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P06.03 Bispecific antibody-driven synthetic agonistic receptor engineered T cells lead to specific and conditional therapy in melanoma cancer models
  1. M Benmebarek1,
  2. F Märkl1,
  3. J Keyl1,
  4. B Loureiro Cadilha1,
  5. M Geiger2,
  6. C Karches1,
  7. S Endres1,
  8. C Klein1,
  9. S Kobold1,
  10. A Klüver1 and
  11. M Schwerdtfeger1
  1. 1Center of Integrated Protein Science Munich (CIPS-M) and Division of Clinical Pharmacology, Department of Medicine IV, Klinikum der Universität München, Munich, Germany
  2. 2Roche Innovation Center Zurich, Schlieren, Switzerland


Background Immunotherapeutic approaches, including immune checkpoint blockade and adoptive T cell therapy (ACT) in the form of tumor-infiltrating lymphocytes (TIL), have had marked success in the treatment of melanoma. Despite these successes, many patients are refractory to treatment or relapse with therapy-resistant disease. To overcome said limitations, we propose a controlled ACT approach, where T cells are armed with synthetic agonistic receptors (SAR) that are conditionally activated only in the presence of a target melanoma-associated antigen, and a cross-linking bispecific antibody (BiAb) specific for both SAR T cell and tumour cell.

Materials and Methods A SAR composed of an extracellular EGFRvIII, trans- membrane CD28, and intracellular CD28 and CD3z domains was fused via overlap- extension PCR cloning. T cells were retrovirally transduced to stably express our SAR construct. We validated our approach in two murine as well as two human cancer models expressing our melanoma-associated target antigens TYRP (murine) and MCSP (human). We confirmed conditional and specific stimulation and proliferation of our T cells, as well as their tumour-antigen-directed cytotoxicity, in vitro and in vivo.

Results Crosslinking TYRP-EGFRvIII (murine) and MCSP-EGFRvIII (human) BiAb, monovalently selective for our SAR, induced conditional antigen-dependent activation, proliferation of SAR-T cells and directed tumour cell lysis with specificity towards two TYRP-expressing murine melanoma and two MCSP-expressing human melanoma cancer models. In vivo, anti-tumoural activity was mediated by the co-administration of SAR-T cells and BiAb, in A375 and MV3 melanoma xenograft models. Further, we could show that SAR T cells exhibited resistance to MDSC-induced suppression of activation and proliferation.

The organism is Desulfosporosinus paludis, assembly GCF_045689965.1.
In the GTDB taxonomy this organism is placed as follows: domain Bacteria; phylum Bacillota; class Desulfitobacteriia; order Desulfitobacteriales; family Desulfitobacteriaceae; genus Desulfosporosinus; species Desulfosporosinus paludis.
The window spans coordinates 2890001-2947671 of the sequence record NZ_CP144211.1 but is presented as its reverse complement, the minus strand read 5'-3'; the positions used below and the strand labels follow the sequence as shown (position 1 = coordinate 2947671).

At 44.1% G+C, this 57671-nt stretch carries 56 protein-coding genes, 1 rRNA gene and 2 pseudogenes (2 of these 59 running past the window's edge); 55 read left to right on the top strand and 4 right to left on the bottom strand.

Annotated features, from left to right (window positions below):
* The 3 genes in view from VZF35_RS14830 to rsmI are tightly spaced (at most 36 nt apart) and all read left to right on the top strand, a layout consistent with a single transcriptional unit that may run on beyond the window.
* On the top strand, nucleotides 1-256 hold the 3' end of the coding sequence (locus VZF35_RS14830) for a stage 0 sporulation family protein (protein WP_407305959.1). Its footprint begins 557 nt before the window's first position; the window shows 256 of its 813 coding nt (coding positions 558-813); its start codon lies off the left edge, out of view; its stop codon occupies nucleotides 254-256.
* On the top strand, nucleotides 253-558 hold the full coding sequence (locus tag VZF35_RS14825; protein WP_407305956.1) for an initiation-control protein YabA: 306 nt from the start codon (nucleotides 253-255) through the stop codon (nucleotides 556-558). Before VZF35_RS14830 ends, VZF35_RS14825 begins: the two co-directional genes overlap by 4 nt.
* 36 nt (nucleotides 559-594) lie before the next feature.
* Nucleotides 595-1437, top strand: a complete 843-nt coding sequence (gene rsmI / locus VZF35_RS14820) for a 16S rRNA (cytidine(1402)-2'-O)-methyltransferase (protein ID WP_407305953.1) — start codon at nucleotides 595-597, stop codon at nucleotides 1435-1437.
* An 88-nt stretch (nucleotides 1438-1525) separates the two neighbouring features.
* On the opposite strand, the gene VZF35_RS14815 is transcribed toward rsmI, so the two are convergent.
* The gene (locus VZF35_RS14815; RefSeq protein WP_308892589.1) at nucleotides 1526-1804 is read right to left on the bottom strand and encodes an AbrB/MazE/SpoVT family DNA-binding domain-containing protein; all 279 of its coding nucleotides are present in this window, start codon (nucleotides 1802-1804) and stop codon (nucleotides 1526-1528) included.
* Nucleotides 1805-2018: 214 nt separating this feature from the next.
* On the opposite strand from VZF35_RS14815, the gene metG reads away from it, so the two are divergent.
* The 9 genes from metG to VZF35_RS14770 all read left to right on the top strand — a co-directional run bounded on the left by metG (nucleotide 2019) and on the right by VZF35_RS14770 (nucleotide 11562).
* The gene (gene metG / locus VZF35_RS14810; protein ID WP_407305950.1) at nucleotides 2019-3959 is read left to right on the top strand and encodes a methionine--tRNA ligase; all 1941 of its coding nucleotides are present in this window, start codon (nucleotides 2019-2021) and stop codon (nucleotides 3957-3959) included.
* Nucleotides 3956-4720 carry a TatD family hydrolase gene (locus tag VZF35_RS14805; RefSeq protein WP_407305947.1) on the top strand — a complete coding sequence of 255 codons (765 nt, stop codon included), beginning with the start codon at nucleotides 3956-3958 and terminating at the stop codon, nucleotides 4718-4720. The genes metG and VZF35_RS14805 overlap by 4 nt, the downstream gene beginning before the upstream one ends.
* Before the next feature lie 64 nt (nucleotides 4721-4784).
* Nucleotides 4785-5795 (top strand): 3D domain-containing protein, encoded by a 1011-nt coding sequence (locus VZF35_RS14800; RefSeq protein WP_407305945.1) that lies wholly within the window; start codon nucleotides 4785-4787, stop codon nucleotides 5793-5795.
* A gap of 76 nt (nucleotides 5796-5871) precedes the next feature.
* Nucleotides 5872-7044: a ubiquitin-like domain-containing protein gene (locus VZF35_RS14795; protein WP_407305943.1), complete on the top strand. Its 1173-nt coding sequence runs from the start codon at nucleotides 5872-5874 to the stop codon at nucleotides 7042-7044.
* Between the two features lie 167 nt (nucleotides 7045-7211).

Conclusions Here we apply the SAR x BiAb approach in efforts to deliver specific and conditional activation of SAR transduced T cells, and targeted tumour cell lysis. The modularity of our platform is key for a targeting approach in a tumor entity with a high mutational load such as melanoma and is fundamental in our drive towards personalised immunotherapies. Further, the SAR approach has demonstrated resistance to MDSC-induced suppression, an interesting axis that requires further investigation.

Disclosure Information M. Benmebarek: None. F. Märkl: None. J. Keyl: None. B. Loureiro Cadilha: None. M. Geiger: None. C. Karches: None. S. Endres: None. C. Klein: None. S. Kobold: None. A. Klüver: None. M. Schwerdtfeger: None.

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